03/24/13

Tor is NOT the ONLY Anonymous Network

gAtO fOuNd – this very interesting and wanted to share –

Tor does some things good, but other anonymous networks do other things better. Only when used together do they work best. And of course you want to already know how to use them should something happen to Tor and you are forced to move to another network.fin_07

Try them! You may even find something interesting you cannot find on Tor!

Anonymous networks

These are well known and widely deployed anonymous networks that offer strong anonymity and high security. They are all open source, in active development, have been online for many years and resisted attack attempts. They run on multiple operating systems and are safe to use with default settings. All are well regarded.

  • Tor – Fast anonymous internet access, hidden websites, most well known.
  • I2P – Hidden websites, anonymous bittorrent, mail, out-proxy to internet, other services.
  • Freenet – Static website hosting, distributed file storage for large files, decentralized forums.

Less well known

Also anonymous networks, but less used and possibly more limited in functionality.

  • GnuNet – Anonymous distributed file storage.
  • OneSwarm – Bittorrent, has a non-anonymous mode, requires friends for anonymity.
  • RetroShare – File-sharing, chat, forums, mail. Requires friends, and not anonymous to those friends, only the rest of the network.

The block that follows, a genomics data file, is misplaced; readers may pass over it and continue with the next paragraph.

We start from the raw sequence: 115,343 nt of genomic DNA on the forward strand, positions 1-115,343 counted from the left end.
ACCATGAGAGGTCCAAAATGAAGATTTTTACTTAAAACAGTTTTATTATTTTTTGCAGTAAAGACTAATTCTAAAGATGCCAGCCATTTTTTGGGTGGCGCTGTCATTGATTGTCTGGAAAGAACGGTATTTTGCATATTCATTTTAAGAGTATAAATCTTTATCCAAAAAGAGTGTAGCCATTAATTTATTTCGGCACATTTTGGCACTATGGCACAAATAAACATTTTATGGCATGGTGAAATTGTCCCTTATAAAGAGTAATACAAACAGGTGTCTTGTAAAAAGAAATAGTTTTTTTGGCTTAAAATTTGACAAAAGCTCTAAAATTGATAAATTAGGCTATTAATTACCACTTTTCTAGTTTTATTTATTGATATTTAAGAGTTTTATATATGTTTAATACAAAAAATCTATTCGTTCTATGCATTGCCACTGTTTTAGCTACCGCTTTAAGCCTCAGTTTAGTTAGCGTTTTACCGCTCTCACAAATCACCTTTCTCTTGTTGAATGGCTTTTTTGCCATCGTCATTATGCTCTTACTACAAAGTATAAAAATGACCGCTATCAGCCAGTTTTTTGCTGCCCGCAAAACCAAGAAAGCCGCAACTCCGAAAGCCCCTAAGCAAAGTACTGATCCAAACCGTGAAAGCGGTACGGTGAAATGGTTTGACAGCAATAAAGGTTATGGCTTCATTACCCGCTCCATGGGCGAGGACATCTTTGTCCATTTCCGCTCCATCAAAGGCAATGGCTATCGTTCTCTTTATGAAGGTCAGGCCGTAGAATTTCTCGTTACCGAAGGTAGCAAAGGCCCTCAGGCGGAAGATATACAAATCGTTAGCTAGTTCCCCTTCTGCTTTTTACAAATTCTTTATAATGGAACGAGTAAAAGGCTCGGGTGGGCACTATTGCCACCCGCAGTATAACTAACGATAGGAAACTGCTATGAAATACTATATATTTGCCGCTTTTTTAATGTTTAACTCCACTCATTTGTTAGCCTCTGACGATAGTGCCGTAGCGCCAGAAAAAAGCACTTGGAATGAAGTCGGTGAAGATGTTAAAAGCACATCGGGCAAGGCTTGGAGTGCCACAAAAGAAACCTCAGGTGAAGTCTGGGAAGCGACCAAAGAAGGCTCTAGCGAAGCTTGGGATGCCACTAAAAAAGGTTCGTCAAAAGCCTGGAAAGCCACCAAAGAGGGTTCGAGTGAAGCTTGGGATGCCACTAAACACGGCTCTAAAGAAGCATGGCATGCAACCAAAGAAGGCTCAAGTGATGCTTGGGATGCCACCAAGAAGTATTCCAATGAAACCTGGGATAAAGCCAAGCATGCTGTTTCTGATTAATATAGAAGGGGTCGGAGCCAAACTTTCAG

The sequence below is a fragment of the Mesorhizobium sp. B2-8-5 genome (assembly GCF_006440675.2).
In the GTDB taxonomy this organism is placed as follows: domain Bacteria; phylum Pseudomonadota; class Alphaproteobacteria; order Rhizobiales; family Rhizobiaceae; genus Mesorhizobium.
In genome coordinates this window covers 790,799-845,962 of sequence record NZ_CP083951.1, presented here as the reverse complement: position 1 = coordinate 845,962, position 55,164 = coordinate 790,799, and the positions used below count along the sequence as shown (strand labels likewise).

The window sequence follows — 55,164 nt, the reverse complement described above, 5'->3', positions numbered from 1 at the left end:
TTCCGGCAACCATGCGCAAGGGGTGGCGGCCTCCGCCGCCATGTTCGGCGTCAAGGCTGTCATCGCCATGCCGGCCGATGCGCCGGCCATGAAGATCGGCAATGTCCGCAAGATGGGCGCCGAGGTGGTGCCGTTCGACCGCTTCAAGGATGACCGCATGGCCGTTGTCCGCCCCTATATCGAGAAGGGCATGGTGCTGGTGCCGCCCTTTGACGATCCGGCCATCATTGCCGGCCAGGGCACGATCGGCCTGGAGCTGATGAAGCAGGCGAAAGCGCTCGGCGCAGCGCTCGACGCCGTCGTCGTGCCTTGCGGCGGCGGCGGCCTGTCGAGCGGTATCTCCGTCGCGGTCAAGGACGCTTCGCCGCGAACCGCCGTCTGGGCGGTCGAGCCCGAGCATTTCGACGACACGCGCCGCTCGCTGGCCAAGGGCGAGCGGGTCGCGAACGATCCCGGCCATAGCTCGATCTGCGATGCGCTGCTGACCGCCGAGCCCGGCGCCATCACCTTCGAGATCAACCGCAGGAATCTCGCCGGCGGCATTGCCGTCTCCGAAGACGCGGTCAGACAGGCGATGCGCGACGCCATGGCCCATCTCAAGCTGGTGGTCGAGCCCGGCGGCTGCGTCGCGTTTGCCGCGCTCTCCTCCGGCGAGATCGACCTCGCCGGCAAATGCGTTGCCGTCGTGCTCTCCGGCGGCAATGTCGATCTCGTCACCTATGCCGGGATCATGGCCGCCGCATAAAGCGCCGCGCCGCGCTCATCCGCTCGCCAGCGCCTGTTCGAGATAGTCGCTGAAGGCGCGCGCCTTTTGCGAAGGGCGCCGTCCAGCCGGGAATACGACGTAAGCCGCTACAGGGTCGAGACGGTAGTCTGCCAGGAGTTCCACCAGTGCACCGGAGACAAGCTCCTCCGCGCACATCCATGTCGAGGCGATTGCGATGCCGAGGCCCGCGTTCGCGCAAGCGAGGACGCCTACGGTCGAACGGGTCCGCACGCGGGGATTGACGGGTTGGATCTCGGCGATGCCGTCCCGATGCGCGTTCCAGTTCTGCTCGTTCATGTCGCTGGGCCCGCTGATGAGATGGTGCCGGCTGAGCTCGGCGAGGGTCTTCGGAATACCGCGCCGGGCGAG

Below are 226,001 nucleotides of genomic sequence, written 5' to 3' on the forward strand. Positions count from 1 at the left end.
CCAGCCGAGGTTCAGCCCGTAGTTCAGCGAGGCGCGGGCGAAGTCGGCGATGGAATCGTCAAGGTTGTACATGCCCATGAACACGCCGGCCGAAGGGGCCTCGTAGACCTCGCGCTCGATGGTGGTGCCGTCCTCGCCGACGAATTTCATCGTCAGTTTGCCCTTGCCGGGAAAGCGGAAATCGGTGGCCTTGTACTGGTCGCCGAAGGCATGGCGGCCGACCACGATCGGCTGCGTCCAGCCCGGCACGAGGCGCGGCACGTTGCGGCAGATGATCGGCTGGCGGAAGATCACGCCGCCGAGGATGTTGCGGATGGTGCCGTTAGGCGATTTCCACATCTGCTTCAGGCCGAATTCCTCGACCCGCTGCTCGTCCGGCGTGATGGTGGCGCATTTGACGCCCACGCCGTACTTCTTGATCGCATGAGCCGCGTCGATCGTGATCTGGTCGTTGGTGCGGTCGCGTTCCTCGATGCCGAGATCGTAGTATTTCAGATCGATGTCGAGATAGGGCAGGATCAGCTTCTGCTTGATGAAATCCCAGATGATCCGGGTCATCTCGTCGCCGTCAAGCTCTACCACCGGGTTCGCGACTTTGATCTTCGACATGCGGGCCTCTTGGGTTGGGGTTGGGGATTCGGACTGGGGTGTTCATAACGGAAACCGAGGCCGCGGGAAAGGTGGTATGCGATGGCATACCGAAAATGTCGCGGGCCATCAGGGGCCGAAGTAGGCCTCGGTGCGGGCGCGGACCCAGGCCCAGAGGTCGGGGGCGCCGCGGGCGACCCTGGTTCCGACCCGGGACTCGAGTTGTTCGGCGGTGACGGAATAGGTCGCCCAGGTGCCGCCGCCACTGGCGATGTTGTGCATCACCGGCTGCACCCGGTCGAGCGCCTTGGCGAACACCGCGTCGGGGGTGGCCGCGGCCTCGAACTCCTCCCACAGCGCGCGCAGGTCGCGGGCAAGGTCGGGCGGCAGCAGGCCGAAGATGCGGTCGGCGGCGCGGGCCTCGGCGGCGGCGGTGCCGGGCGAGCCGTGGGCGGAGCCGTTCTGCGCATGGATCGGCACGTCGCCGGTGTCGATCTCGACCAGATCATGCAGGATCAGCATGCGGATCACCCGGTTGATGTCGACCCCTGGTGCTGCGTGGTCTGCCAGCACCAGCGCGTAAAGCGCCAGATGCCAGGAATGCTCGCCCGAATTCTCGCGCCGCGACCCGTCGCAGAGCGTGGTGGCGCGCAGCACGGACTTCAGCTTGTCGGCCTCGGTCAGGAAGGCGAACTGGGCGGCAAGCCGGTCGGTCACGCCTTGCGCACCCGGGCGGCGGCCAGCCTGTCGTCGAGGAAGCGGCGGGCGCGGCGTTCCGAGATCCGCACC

• Omemo – Distributed social storage platform. Uncertain to what extent it is anonymous.

Non-free networks

These are anonymous networks, but are not open source. Therefore their security and anonymity properties is hard to impossible to verify, and though the applications are legit, they may have serious weaknesses. Do not rely on them for strong anonymity.

  • Osiris – Serverless portal system, does not claim to provide any real anonymity.

In development

  • Phantom – Hidden Services, native IPv6 transport.
  • GlobaLeaks – Open Source Whistleblowing Framework.
  • FreedomBox – Project to create personal servers for distributed social networking, email and audio/video communications.
  • Telex – A new way to circumvent Internet censorship.
  • Project Byzantium – Bootable live distribution of Linux to set up wireless mesh nodes with commonly available hardware.
  • Hyperboria A distributed meshnet built on cjdns.

Routing Platforms

These are internets overlaid on the internet. They provide security via encryption, but only provides weak to none anonymity on their own. Only standard tools such as OpenVPN and Quagga are required to connect. Responsibility for a sufficiently anonymous setup is placed on the user and their advertised routes. More suited for private groups as things out in the open can be firewalled by other participants. Can be layered above or below other anonymity nets for more security and fun.

  • Anonet – AnoNet2, a more open replacement for AnoNet1.
  • dn42 – Another highly technical routing community.
  • CJDNS, an IPV6 overlay network that provides end to end encryption. It is not anonymous by itself.

Alternative Internet

  • Netsukuku – A project that aims to build a global P2P online network completely independent from the Internet by using Wi-Fi. The software is still in active development, although the site is no longer updated. A new site is in progress of being built.
  • Many other wireless communities building mesh networks as an alternative to the Internet, e.g. Freifunk, http://guifi.net and many more around the globe. see also

Alternative domain name systems